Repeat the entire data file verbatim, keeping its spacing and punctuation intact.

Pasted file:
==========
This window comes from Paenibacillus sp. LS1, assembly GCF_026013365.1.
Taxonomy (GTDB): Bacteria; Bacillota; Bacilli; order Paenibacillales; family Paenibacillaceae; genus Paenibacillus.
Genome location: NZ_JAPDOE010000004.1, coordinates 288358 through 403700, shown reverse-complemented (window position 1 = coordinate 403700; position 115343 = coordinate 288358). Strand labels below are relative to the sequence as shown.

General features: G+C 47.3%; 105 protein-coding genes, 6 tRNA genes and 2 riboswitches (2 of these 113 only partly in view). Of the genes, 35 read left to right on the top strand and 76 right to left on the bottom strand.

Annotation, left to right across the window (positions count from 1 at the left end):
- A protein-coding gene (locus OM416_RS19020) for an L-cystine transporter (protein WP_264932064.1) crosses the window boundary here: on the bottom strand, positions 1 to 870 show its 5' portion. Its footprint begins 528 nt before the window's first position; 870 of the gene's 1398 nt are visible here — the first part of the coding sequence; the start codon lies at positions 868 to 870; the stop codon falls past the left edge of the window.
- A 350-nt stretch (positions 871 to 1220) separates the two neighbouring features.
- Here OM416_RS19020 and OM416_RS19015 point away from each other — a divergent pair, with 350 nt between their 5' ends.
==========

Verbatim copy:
This window comes from Paenibacillus sp. LS1, assembly GCF_026013365.1.
Taxonomy (GTDB): Bacteria; Bacillota; Bacilli; order Paenibacillales; family Paenibacillaceae; genus Paenibacillus.
Genome location: NZ_JAPDOE010000004.1, coordinates 288358 through 403700, shown reverse-complemented (window position 1 = coordinate 403700; position 115343 = coordinate 288358). Strand labels below are relative to the sequence as shown.

General features: G+C 47.3%; 105 protein-coding genes, 6 tRNA genes and 2 riboswitches (2 of these 113 only partly in view). Of the genes, 35 read left to right on the top strand and 76 right to left on the bottom strand.

Annotation, left to right across the window (positions count from 1 at the left end):
- A protein-coding gene (locus OM416_RS19020) for an L-cystine transporter (protein WP_264932064.1) crosses the window boundary here: on the bottom strand, positions 1 to 870 show its 5' portion. Its footprint begins 528 nt before the window's first position; 870 of the gene's 1398 nt are visible here — the first part of the coding sequence; the start codon lies at positions 868 to 870; the stop codon falls past the left edge of the window.
- A 350-nt stretch (positions 871 to 1220) separates the two neighbouring features.
- Here OM416_RS19020 and OM416_RS19015 point away from each other — a divergent pair, with 350 nt between their 5' ends.